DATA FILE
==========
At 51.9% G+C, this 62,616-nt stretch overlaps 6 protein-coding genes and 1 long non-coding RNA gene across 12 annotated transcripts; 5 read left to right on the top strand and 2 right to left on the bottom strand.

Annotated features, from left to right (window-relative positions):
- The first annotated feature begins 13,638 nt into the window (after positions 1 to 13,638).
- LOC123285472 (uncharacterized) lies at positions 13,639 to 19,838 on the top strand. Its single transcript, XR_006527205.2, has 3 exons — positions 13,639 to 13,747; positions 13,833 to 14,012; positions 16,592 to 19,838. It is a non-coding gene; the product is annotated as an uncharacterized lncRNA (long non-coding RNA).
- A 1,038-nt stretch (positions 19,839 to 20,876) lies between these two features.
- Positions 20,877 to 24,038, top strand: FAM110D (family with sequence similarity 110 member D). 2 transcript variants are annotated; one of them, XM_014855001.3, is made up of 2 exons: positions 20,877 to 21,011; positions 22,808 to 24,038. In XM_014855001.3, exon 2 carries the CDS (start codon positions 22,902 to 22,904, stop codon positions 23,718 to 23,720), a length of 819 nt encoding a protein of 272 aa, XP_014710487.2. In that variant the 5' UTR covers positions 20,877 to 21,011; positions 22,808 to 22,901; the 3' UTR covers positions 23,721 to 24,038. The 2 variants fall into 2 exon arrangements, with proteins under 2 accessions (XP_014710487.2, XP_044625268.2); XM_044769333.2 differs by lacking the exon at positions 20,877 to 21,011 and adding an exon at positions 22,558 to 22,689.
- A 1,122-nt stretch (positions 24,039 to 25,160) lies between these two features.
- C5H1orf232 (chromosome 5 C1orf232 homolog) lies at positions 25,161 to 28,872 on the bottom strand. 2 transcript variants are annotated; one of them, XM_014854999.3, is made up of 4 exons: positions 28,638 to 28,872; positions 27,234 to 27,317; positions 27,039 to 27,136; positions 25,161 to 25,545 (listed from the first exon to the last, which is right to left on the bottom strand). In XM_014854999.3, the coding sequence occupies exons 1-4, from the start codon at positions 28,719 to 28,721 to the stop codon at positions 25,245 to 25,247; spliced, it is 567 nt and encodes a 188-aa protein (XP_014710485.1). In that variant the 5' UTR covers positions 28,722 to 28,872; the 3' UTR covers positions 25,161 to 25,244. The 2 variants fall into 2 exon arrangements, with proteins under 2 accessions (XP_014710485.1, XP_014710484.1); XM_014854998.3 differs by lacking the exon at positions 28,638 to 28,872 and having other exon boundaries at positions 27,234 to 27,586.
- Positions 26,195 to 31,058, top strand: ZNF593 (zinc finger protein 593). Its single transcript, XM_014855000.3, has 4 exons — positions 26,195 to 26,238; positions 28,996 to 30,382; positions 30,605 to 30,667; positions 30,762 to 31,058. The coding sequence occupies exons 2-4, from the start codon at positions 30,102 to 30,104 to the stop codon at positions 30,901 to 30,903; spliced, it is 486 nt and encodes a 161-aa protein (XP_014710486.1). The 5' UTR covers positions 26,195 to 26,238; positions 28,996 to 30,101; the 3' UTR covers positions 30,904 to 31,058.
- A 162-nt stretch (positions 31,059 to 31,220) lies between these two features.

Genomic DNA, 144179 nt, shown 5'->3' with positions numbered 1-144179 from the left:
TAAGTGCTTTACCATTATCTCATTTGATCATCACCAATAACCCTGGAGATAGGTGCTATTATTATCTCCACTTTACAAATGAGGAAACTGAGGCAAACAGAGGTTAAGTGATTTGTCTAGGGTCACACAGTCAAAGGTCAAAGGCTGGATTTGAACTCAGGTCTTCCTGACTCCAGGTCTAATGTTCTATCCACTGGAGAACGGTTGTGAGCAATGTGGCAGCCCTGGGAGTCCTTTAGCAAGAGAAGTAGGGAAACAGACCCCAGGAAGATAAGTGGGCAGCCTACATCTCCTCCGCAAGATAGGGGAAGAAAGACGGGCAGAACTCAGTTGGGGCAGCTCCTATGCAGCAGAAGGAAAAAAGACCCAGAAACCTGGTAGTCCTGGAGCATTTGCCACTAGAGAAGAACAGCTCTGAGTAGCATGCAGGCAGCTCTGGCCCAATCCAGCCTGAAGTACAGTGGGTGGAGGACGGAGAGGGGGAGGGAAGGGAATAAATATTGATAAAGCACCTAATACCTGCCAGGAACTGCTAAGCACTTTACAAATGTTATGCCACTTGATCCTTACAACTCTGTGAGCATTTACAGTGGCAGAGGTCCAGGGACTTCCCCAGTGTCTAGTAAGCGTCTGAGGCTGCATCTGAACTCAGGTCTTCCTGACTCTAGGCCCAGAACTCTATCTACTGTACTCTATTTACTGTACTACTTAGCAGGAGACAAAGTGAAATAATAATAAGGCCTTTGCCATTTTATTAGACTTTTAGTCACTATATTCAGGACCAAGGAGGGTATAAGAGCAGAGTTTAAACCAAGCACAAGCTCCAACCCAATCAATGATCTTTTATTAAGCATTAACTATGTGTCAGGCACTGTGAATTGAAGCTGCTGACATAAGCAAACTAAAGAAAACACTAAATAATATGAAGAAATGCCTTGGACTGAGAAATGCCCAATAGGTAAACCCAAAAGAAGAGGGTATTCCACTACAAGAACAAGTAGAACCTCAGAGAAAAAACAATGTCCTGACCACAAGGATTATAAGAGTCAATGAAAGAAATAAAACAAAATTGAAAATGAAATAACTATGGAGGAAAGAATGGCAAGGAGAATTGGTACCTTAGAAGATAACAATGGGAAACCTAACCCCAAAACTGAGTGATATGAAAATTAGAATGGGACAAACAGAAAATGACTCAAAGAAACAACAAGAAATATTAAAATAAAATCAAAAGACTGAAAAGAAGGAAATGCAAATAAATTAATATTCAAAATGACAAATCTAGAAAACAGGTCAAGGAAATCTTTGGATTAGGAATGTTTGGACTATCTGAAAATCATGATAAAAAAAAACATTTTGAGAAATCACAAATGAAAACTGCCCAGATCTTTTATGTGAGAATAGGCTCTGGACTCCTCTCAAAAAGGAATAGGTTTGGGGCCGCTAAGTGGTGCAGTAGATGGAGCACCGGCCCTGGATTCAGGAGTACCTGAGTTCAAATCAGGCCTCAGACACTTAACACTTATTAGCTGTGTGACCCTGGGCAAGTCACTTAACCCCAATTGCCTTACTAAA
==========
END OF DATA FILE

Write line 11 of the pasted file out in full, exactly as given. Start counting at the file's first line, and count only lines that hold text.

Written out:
Genomic DNA, 144179 nt, shown 5'->3' with positions numbered 1-144179 from the left: